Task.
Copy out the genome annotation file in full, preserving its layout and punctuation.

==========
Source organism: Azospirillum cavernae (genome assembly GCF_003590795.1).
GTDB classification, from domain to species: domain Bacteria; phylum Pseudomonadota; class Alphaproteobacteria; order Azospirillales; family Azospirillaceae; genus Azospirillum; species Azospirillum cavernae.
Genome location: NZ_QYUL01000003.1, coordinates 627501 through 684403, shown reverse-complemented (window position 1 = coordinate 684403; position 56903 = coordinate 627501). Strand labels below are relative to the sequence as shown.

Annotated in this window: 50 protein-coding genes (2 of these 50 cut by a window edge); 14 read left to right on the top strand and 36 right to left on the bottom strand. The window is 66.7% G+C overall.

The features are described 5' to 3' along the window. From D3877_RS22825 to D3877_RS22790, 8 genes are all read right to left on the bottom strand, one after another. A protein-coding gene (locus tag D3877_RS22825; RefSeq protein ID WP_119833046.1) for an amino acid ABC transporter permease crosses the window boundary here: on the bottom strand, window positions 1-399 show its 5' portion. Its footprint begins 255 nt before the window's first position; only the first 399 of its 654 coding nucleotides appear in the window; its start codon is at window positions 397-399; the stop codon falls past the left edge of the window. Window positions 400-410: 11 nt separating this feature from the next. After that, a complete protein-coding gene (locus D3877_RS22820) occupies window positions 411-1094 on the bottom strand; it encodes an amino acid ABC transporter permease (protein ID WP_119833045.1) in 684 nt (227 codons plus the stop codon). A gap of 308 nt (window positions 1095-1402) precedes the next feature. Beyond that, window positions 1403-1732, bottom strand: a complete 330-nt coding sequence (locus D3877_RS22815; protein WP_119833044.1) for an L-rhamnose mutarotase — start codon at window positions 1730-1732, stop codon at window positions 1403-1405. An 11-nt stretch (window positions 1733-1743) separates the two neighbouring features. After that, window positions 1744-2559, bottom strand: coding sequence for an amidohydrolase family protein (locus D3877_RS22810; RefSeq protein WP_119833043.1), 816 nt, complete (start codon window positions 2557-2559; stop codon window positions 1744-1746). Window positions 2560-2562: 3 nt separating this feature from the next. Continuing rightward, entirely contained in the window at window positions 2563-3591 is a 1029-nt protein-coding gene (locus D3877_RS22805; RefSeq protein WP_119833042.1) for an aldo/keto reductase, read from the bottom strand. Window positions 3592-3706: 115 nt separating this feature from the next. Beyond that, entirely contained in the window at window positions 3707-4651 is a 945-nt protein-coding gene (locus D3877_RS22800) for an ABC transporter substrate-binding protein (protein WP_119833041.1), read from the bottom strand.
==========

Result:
Source organism: Azospirillum cavernae (genome assembly GCF_003590795.1).
GTDB classification, from domain to species: domain Bacteria; phylum Pseudomonadota; class Alphaproteobacteria; order Azospirillales; family Azospirillaceae; genus Azospirillum; species Azospirillum cavernae.
Genome location: NZ_QYUL01000003.1, coordinates 627501 through 684403, shown reverse-complemented (window position 1 = coordinate 684403; position 56903 = coordinate 627501). Strand labels below are relative to the sequence as shown.

Annotated in this window: 50 protein-coding genes (2 of these 50 cut by a window edge); 14 read left to right on the top strand and 36 right to left on the bottom strand. The window is 66.7% G+C overall.

The features are described 5' to 3' along the window. From D3877_RS22825 to D3877_RS22790, 8 genes are all read right to left on the bottom strand, one after another. A protein-coding gene (locus tag D3877_RS22825; RefSeq protein ID WP_119833046.1) for an amino acid ABC transporter permease crosses the window boundary here: on the bottom strand, window positions 1-399 show its 5' portion. Its footprint begins 255 nt before the window's first position; only the first 399 of its 654 coding nucleotides appear in the window; its start codon is at window positions 397-399; the stop codon falls past the left edge of the window. Window positions 400-410: 11 nt separating this feature from the next. After that, a complete protein-coding gene (locus D3877_RS22820) occupies window positions 411-1094 on the bottom strand; it encodes an amino acid ABC transporter permease (protein ID WP_119833045.1) in 684 nt (227 codons plus the stop codon). A gap of 308 nt (window positions 1095-1402) precedes the next feature. Beyond that, window positions 1403-1732, bottom strand: a complete 330-nt coding sequence (locus D3877_RS22815; protein WP_119833044.1) for an L-rhamnose mutarotase — start codon at window positions 1730-1732, stop codon at window positions 1403-1405. An 11-nt stretch (window positions 1733-1743) separates the two neighbouring features. After that, window positions 1744-2559, bottom strand: coding sequence for an amidohydrolase family protein (locus D3877_RS22810; RefSeq protein WP_119833043.1), 816 nt, complete (start codon window positions 2557-2559; stop codon window positions 1744-1746). Window positions 2560-2562: 3 nt separating this feature from the next. Continuing rightward, entirely contained in the window at window positions 2563-3591 is a 1029-nt protein-coding gene (locus D3877_RS22805; RefSeq protein WP_119833042.1) for an aldo/keto reductase, read from the bottom strand. Window positions 3592-3706: 115 nt separating this feature from the next. Beyond that, entirely contained in the window at window positions 3707-4651 is a 945-nt protein-coding gene (locus D3877_RS22800) for an ABC transporter substrate-binding protein (protein WP_119833041.1), read from the bottom strand.